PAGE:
To test whether the results of machine translation systems can be rapidly improved if neural machine translation models immediately reflect human corrections to their output in subsequent translations.
Research into machine translation (MT) is one of the key elements of our Multilingual Solutions workstream. MT-Stretch is a research collaboration with the University of Edinburgh, closely aligned with the wider GoURMET project.
It aims to create algorithms which can identify and understand human-made edits to machine-translated text, which may then be fed back into the machine translation system. Corrections to mistranslations could be re-learnt by the system, increasing its accuracy.
News stories can be challenging for machine translations, with new names of people and places appearing regularly. It can be hard for MT models to analyse these correctly, yet for news reporting it is of the upmost importance that these details are translated accurately.
As part of the work conducted with MT-Stretch's sister project — GoURMET — we have experimented with building models that work with glossaries and terminology lists, which can be updated and expanded by users, as well as enabling models to learn through contextual data augmentation.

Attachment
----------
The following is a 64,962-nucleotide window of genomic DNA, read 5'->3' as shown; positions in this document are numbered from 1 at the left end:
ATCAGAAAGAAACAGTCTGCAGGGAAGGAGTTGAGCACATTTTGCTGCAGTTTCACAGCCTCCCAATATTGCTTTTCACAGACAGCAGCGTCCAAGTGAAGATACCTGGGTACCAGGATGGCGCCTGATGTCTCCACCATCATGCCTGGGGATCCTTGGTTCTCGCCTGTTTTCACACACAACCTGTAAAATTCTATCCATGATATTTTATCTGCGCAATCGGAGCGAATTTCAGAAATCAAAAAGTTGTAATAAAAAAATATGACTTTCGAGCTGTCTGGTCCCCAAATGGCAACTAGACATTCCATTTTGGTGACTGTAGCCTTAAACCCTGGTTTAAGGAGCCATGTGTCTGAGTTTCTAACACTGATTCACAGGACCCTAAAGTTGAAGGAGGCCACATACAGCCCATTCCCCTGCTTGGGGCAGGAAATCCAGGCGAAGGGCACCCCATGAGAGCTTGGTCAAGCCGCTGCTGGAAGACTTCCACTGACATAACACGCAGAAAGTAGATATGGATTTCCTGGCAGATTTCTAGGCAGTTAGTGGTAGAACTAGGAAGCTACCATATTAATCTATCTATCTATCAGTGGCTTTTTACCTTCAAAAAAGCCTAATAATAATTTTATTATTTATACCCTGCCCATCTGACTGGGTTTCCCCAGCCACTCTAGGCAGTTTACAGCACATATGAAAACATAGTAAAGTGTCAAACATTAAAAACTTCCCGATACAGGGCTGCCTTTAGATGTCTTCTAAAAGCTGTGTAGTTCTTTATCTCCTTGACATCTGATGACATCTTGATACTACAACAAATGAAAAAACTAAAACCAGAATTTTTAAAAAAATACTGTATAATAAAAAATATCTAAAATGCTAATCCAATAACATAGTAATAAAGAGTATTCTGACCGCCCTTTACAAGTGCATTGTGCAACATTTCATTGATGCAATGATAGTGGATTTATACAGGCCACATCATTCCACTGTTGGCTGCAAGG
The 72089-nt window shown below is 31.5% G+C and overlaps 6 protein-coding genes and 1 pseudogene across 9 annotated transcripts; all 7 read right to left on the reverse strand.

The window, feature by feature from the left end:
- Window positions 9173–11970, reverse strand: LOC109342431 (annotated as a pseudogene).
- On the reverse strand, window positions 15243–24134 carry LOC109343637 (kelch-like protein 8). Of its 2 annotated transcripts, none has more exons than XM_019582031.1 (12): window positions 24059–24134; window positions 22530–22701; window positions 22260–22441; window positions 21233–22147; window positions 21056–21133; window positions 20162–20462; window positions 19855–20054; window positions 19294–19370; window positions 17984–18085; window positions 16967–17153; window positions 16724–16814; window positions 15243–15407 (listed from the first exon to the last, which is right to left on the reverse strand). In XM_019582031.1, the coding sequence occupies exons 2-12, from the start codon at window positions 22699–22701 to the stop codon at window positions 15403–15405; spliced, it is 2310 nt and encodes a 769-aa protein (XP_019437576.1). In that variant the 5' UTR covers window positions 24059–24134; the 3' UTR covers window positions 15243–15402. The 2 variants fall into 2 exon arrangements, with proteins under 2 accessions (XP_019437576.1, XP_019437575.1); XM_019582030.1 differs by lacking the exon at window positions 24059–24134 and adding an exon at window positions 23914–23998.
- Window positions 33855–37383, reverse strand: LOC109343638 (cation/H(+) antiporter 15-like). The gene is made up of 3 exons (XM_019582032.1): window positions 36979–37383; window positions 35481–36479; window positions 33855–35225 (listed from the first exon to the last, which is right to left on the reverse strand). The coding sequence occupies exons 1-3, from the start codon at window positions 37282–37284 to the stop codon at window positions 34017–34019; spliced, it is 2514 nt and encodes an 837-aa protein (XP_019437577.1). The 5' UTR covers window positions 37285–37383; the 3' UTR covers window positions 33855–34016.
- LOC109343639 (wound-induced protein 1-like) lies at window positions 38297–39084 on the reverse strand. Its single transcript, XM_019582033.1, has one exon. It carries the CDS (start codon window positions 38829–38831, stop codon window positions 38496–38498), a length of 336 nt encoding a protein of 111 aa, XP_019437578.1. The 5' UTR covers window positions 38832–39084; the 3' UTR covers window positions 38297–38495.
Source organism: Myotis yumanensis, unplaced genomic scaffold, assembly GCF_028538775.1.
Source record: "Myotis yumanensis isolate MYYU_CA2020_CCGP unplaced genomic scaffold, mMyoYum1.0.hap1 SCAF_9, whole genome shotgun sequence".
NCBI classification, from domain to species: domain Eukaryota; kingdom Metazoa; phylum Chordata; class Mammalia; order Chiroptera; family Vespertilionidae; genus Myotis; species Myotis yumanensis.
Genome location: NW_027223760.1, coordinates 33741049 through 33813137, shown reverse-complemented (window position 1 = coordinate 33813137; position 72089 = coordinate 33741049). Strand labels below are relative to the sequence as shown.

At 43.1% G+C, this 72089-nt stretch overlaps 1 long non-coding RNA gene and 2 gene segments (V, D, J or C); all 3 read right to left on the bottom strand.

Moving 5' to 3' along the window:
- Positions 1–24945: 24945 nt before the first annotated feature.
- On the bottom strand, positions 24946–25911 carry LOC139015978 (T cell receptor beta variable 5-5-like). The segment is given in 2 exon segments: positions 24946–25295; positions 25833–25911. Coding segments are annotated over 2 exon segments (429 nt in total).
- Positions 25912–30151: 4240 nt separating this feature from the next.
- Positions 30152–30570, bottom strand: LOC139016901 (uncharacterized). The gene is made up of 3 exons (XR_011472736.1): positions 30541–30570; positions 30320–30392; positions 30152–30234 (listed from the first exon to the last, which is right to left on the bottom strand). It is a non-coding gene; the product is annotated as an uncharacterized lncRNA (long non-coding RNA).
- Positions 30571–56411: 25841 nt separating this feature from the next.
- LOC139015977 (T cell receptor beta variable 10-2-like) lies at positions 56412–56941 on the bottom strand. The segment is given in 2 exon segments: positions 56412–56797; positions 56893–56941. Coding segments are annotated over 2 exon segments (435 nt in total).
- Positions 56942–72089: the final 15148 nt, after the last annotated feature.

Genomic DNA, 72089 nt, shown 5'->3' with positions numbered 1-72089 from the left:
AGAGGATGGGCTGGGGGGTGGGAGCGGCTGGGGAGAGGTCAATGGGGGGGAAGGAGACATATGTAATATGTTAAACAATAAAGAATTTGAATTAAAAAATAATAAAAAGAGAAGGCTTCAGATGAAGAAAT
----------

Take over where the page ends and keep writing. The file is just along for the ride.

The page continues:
Originally, this project aimed to work closely with the BBC News bureau in Delhi, which creates content in Hindi, Gujarati, Marathi, Punjabi, Tamil and Telugu. However, due to the severe impact of the Covid-19 pandemic in 2020-2021, the aspirations for developing machine translation models between these languages — without going through an intermediate language (and thus additional cultural barriers) — had to be revised and curbed. These goals continue to offer a wide space for further research and experimentation.